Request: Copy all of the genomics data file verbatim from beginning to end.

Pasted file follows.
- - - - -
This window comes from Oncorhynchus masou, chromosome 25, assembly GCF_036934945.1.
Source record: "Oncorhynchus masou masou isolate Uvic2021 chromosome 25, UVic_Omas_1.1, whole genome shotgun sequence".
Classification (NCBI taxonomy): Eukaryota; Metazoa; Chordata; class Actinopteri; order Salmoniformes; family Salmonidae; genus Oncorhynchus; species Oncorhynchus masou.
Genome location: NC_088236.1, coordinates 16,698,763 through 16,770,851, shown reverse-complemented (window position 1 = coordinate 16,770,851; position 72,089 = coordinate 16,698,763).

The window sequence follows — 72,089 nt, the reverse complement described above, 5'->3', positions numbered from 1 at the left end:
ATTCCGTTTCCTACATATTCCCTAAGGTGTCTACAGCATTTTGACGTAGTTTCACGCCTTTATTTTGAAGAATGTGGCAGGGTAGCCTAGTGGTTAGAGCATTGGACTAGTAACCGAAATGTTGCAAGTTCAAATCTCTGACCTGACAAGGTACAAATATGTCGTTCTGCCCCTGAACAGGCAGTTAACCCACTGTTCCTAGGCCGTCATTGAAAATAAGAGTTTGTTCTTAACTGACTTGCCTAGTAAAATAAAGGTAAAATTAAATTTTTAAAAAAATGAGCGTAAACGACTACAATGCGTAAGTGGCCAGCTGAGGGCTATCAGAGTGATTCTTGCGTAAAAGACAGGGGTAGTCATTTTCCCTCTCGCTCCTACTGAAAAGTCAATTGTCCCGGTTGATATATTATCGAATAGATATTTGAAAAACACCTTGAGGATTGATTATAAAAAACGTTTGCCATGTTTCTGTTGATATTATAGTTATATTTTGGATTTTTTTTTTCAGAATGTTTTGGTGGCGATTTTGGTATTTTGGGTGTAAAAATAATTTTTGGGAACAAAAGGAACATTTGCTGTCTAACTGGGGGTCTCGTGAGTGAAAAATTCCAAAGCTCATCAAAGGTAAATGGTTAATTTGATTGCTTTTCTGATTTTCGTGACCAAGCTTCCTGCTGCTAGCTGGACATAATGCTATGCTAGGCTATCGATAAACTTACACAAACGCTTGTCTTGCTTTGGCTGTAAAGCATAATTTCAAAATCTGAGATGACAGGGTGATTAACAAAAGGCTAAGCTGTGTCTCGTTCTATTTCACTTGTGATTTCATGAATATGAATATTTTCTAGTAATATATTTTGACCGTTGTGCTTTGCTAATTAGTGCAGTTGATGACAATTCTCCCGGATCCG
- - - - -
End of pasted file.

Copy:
This window comes from Oncorhynchus masou, chromosome 25, assembly GCF_036934945.1.
Source record: "Oncorhynchus masou masou isolate Uvic2021 chromosome 25, UVic_Omas_1.1, whole genome shotgun sequence".
Classification (NCBI taxonomy): Eukaryota; Metazoa; Chordata; class Actinopteri; order Salmoniformes; family Salmonidae; genus Oncorhynchus; species Oncorhynchus masou.
Genome location: NC_088236.1, coordinates 16,698,763 through 16,770,851, shown reverse-complemented (window position 1 = coordinate 16,770,851; position 72,089 = coordinate 16,698,763).

The window sequence follows — 72,089 nt, the reverse complement described above, 5'->3', positions numbered from 1 at the left end:
ATTCCGTTTCCTACATATTCCCTAAGGTGTCTACAGCATTTTGACGTAGTTTCACGCCTTTATTTTGAAGAATGTGGCAGGGTAGCCTAGTGGTTAGAGCATTGGACTAGTAACCGAAATGTTGCAAGTTCAAATCTCTGACCTGACAAGGTACAAATATGTCGTTCTGCCCCTGAACAGGCAGTTAACCCACTGTTCCTAGGCCGTCATTGAAAATAAGAGTTTGTTCTTAACTGACTTGCCTAGTAAAATAAAGGTAAAATTAAATTTTTAAAAAAATGAGCGTAAACGACTACAATGCGTAAGTGGCCAGCTGAGGGCTATCAGAGTGATTCTTGCGTAAAAGACAGGGGTAGTCATTTTCCCTCTCGCTCCTACTGAAAAGTCAATTGTCCCGGTTGATATATTATCGAATAGATATTTGAAAAACACCTTGAGGATTGATTATAAAAAACGTTTGCCATGTTTCTGTTGATATTATAGTTATATTTTGGATTTTTTTTTTCAGAATGTTTTGGTGGCGATTTTGGTATTTTGGGTGTAAAAATAATTTTTGGGAACAAAAGGAACATTTGCTGTCTAACTGGGGGTCTCGTGAGTGAAAAATTCCAAAGCTCATCAAAGGTAAATGGTTAATTTGATTGCTTTTCTGATTTTCGTGACCAAGCTTCCTGCTGCTAGCTGGACATAATGCTATGCTAGGCTATCGATAAACTTACACAAACGCTTGTCTTGCTTTGGCTGTAAAGCATAATTTCAAAATCTGAGATGACAGGGTGATTAACAAAAGGCTAAGCTGTGTCTCGTTCTATTTCACTTGTGATTTCATGAATATGAATATTTTCTAGTAATATATTTTGACCGTTGTGCTTTGCTAATTAGTGCAGTTGATGACAATTCTCCCGGATCCG